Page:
May 2023 favorites

May 2023

The May stories ordered solely on my personal tastes.

  1. ‘A Strange And Sometimes Sadness’ by Kazuo Ishiguro
  2. ‘Some Of Us Had Been Threatening Our Friend Colby’ by Donald Barthelme
  3. ‘My Father’s Friends’ by William Maxwell
  4. ‘The Young Painters’ by Nicole Krauss
  5. ‘The First Day’ by Edward P. Jones
  6. ‘The Things They Carried’ by Tim O’Brien
  7. ‘Panther Eyes’ by Luisa Valenzuela
  8. ‘The Baby Party’ by F. Scott Fitzgerald
  9. ‘The War Of The Alligators’ by Horacio Quiroga
  10. ‘New York Girl’ by John Updike
  11. ‘Baster’ by Jeffrey Eugenides
  12. ‘Circus At Dawn’ by Thomas Wolfe
  13. ‘Future Cat’ by Xuan Juliana Wang
  14. ‘A Nursery Tale’ by Vladimir Nabokov
  15. ‘The Sorrows Of Gin’ by John Cheever
  16. ‘Tomorrow’ by Lu Xun
  17. ‘Apple Cake’ by Allegra Goodman
  18. ‘When We Were Happy We Had Other Names’ by Yiyun Li
  19. ‘Everything Is Far From Here’ by Cristina Henríquez
  20. ‘The Flood’ by Emile Zola
  21. ‘Now More Than Ever’ by Zadie Smith
  22. ‘Talpa’ by Juan Rulfo
  23. ‘Gideon’ by ZZ Packer
  24. ‘Alms’ by Stuart Dybek
  25. ‘They Tell Me… Now I Know’ by Shay Youngblood
  26. ‘In The West Country’ by Leslie Norris
  27. ‘The Starlet Apartments’ by Jonathan Lethem
  28. ‘The Voter’ by Chinua Achebe
  29. ‘The $30,000 Bequest’ by Mark Twain
  30. ‘The Huntress’ by Sofia Samatar
  31. ‘Two Ruminations On A Homeless Brother’ by David Means

As always, join the conversation in the comments section below, on SSMT Facebook or on Twitter @ShortStoryMT.

Subscribe to the Short Story Magic Tricks Monthly Newsletter to get the latest short story news, contests and fun.


March 2019 favorites

March 2019

The March stories ordered solely on my personal tastes.

  1. ‘The Doll Queen’ by Carlos Fuentes
  2. ‘Mystery In São Cristóvão’ by Clarice Lispector
  3. ‘The Decapitated Chicken’ by Horacio Quiroga
  4. ‘Sansini’ by Roberto Bolaño
  5. ‘The Fifth Story’ by Clarice Lispector
  6. ‘The Balcony’ by Filisberto Hernández
  7. ‘The Photograph’ by Enrique Amorim
  8. ‘The Crime Of The Mathematics Professor’ by Clarice Lispector
  9. ‘Peace On High’ by Rómulo Gallegos
  10. ‘The Handsomest Drowned Man In The World’ by Gabriel García Márquez
  11. ‘A Sincere Friendship’ by Clarice Lispector
  12. ‘The Book Of Sand’ by Jorge Luis Borges
  13. ‘The Buffalo’ by Clarice Lispector
  14. ‘Who, Me A Bum?’ by Luisa Valenzuela
  15. ‘The Threshold’ by Cristina Peri Rossi

As always, join the conversation in the comments section below, on SSMT Facebook or on Twitter @ShortStoryMT.

Subscribe to the Short Story Magic Tricks Monthly Newsletter to get the latest short story news, contests and fun.

July 2014 favorites


July 2014

The July stories ordered solely on my personal tastes.

1.       ‘Hot Ice’ by Stuart Dybek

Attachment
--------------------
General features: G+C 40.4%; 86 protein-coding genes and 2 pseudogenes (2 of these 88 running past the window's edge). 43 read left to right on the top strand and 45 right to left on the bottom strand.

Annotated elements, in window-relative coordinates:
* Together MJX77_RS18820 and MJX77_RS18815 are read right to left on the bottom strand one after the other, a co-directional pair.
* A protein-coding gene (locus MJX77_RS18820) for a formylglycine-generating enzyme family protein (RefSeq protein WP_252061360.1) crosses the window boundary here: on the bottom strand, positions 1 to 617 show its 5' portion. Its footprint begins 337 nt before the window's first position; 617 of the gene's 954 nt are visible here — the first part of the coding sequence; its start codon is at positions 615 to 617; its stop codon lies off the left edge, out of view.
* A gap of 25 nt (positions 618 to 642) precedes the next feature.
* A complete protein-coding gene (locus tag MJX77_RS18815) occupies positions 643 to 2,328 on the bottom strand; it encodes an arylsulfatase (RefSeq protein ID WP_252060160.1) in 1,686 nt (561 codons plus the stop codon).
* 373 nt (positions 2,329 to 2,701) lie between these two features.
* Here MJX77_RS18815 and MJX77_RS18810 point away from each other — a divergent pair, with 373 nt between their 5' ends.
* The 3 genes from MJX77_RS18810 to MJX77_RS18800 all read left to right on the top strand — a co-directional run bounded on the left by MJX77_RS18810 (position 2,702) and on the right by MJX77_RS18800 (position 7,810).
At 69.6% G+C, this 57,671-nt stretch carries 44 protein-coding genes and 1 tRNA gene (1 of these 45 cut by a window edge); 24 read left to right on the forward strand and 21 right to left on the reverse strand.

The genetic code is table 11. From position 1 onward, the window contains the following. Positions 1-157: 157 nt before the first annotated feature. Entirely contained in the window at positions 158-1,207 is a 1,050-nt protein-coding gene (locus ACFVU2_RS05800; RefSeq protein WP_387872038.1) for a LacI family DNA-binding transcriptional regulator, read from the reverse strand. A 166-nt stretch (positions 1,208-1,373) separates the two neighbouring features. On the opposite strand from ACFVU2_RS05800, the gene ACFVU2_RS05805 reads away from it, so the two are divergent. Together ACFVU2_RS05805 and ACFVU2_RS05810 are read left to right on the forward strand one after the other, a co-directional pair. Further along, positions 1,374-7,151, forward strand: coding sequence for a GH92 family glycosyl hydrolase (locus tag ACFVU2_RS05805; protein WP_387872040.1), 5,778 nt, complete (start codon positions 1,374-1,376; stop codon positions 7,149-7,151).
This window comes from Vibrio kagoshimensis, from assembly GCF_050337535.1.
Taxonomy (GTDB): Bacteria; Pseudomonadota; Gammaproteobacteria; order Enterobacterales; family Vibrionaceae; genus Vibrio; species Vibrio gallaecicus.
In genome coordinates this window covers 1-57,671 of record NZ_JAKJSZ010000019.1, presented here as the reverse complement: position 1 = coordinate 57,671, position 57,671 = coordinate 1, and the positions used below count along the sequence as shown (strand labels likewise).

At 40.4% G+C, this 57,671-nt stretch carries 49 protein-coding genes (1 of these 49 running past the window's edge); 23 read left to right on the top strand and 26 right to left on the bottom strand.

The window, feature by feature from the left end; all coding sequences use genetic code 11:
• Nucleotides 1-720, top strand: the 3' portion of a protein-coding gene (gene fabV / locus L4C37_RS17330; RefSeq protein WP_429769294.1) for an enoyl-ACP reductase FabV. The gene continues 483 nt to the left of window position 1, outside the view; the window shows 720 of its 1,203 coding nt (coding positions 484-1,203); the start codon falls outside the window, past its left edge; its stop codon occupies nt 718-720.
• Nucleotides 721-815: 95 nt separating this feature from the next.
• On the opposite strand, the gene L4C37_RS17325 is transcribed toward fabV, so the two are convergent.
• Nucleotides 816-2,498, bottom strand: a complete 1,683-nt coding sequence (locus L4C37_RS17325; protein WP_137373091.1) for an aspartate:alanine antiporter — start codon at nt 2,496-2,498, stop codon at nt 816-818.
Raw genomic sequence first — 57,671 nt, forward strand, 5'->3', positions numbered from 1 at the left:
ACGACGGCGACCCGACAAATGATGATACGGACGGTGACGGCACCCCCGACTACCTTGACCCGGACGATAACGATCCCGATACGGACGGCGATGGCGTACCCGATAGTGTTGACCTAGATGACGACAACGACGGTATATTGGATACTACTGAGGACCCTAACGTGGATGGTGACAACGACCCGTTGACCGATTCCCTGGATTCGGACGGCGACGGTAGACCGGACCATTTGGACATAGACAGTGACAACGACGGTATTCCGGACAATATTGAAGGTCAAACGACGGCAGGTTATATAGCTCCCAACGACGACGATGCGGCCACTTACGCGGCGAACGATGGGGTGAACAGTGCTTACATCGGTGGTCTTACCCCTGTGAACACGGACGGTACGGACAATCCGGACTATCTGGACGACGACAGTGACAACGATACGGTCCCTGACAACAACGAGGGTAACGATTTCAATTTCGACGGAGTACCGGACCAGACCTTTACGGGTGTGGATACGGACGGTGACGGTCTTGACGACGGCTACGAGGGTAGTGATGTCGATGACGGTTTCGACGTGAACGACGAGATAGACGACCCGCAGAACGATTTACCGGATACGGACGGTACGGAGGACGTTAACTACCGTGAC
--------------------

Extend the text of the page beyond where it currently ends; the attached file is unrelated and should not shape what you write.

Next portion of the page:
2.       ‘The Babysitter’ by Robert Coover
3.       ‘Jeeves And The Impending Doom’ by P.G. Wodehouse
4.       ‘A Solo Song: For Doc’ by James Alan McPherson
5.       ‘City Boy’ by Leonard Michaels
6.       ‘You’re Ugly, Too’ by Lorrie Moore
7.       ‘The Flats Road’ by Alice Munro
8.       ‘Greasy Lake’ by T. Coraghessan Boyle
9.       ‘Train’ by Joy Williams
10.     ‘Testimony Of Pilot’ by Barry Hannah
11.     ‘The Joy Luck Club’ by Amy Tan
12.    ‘Liars In Love’ by Richard Yates
13.     ‘How To Date A Brown Girl (Black Girl, White Girl, Or Halfie)’ by Junot Diaz
14.    ‘A Poetics For Bullies’ by Stanley Elkin
15.     ‘Greenwich Time’ by Ann Beattie
16.     ‘Pretty Ice’ by Mary Robison
17.     ‘Lechery’ by Jayne Anne Phillips
18.     ‘Here Come The Maples’ by John Updike
19.     ‘Territory’ by David Leavitt
20.     ‘Bridging’ by Max Apple
21.     ‘The Circling Hand’ by Jamaica Kincaid
22.     ‘Are These Actual Miles?’ by Raymond Carver
23.     ‘The Other Wife’ by Colette
24.     ‘A.V. Laider’ by Max Beerbohm
25.     ‘White Rat’ by Gayl Jones
26.     ‘Search Through The Streets Of The City’ by Irwin Shaw
27.     ‘The Dead Man’ by Horacio Quiroga
28.     ‘A Life In The Day Of A Writer’ by Tess Slesinger
29.     ‘In The Heart Of The Heart Of The Country’ by William Gass
30.     ‘The Indian Uprising’ by Donald Barthelme
31.     ‘The Facts Of Life’ by Somerset Maugham

‘The Dead Man’ by Horacio Quiroga

Quiroga, Horacio 1920

The Dead Man by Horacio Quiroga, 1920

The magic trick:

Brilliantly describing the process of dying without ever mentioning physical pain

Quiroga takes the reader through the final minutes of a man’s life, from accident to death. It’s an intense psychological trip through his final thoughts. Oddly enough, the whole thing is made all the more haunting – and realistic – by Quiroga’s omission of any mention of physical pain. And that’s quite a trick on Quiroga’s part.

The selection:

The proof? But he himself planted this grama grass that is poking between his lips in squares of land a meter apart! And that is his banana grove and that his starred mare snorting cautiously by the barbed wire! The horse sees him perfectly; he knows she doesn’t dare come around the corner of the fence since he himself is lying almost at the foot of the post. The man distinguishes her very well, and he sees the dark threads of sweat on her crupper and withers. The sun is as heavy as lead, and the calm is great; not a fringe of the banana trees is moving. Every day he has seen the same things.